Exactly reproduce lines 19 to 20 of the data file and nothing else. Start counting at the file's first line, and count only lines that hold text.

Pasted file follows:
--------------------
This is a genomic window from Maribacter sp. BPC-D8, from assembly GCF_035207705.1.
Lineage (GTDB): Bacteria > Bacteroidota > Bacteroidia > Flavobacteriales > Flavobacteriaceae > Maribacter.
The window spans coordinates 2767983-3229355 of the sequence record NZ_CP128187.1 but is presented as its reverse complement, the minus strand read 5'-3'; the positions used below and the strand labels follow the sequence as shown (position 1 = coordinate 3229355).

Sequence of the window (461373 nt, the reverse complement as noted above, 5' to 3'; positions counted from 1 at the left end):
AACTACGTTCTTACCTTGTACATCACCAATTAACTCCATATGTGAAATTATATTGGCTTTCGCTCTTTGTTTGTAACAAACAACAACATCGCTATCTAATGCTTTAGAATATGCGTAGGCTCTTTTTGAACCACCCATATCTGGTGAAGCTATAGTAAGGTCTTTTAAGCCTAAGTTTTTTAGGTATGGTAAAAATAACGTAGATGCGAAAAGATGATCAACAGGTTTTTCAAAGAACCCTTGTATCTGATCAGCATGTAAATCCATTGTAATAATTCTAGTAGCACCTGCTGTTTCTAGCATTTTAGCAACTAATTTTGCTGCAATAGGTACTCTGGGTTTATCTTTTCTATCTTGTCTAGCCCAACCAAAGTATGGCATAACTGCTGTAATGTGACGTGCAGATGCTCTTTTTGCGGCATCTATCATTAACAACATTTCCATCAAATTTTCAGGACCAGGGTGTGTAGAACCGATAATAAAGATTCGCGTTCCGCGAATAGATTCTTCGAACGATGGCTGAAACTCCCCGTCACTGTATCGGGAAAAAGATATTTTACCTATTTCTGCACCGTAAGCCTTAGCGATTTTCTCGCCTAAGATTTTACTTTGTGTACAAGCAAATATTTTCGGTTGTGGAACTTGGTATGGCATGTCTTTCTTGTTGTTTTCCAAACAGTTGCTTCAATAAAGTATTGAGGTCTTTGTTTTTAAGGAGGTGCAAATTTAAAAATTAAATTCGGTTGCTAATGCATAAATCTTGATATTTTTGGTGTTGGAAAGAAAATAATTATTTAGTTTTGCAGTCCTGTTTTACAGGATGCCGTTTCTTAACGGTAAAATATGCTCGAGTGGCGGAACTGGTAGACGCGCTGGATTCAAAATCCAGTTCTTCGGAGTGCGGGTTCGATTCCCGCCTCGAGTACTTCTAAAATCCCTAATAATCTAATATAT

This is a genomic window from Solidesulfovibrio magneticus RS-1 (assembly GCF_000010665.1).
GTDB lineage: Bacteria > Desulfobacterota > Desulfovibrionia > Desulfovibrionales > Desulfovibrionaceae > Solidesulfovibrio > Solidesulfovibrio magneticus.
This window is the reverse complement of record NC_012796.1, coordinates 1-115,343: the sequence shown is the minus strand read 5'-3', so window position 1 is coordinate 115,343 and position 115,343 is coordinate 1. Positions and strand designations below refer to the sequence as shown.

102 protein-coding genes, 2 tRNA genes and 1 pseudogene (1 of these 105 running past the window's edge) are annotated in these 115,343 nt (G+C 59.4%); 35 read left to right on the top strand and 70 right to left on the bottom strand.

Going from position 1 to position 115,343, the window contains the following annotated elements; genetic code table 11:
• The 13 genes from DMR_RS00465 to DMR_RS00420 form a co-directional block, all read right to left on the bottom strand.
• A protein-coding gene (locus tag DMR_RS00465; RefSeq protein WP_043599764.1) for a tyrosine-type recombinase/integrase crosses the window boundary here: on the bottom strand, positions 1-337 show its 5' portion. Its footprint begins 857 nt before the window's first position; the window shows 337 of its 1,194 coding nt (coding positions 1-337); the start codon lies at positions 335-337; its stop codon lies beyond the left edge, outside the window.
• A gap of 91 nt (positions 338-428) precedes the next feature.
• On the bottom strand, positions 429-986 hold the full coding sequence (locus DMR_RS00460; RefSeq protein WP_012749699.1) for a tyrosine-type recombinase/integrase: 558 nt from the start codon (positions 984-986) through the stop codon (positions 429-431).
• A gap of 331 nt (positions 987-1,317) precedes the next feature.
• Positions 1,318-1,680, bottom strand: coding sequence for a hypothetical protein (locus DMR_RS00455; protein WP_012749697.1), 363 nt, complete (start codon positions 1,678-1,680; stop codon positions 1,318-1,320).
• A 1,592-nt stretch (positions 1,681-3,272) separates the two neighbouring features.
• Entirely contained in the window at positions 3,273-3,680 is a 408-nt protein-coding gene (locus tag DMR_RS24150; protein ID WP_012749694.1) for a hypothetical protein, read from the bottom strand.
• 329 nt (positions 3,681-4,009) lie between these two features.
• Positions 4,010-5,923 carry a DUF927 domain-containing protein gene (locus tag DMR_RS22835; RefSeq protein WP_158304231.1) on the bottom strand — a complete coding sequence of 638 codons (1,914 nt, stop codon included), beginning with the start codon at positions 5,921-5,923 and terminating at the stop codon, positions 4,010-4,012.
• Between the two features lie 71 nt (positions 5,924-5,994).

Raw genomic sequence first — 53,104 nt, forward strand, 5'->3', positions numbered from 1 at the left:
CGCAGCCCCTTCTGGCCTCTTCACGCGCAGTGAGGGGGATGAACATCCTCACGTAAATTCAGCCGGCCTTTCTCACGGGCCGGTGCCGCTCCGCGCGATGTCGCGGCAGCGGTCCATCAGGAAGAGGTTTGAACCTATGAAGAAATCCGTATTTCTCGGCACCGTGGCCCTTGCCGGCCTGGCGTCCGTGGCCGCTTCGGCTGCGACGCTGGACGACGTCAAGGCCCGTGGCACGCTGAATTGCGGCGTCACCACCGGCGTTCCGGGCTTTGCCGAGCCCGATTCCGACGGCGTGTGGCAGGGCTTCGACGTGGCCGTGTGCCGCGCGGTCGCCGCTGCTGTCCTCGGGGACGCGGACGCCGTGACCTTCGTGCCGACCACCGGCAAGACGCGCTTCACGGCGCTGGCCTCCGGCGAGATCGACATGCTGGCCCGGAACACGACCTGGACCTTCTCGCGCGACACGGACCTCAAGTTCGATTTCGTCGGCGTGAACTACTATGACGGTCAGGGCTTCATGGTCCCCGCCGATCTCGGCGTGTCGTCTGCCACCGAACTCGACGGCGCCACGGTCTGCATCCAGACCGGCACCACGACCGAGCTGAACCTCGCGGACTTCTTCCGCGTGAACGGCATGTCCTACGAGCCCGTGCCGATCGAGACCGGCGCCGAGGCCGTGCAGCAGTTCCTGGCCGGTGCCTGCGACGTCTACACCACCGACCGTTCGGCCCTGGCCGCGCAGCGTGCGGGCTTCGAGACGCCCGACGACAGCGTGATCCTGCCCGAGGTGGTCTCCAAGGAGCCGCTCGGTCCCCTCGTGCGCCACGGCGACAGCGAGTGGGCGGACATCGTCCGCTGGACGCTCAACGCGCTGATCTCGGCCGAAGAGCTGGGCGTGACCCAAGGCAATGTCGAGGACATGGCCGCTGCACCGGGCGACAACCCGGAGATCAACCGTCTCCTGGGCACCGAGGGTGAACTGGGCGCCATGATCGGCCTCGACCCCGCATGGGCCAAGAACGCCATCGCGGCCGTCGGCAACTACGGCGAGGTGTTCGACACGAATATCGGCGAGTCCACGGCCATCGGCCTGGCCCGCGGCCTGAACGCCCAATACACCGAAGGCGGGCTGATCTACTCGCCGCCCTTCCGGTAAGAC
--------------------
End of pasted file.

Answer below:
• 329 nt (positions 3,681-4,009) lie between these two features.
• Positions 4,010-5,923 carry a DUF927 domain-containing protein gene (locus tag DMR_RS22835; RefSeq protein WP_158304231.1) on the bottom strand — a complete coding sequence of 638 codons (1,914 nt, stop codon included), beginning with the start codon at positions 5,921-5,923 and terminating at the stop codon, positions 4,010-4,012.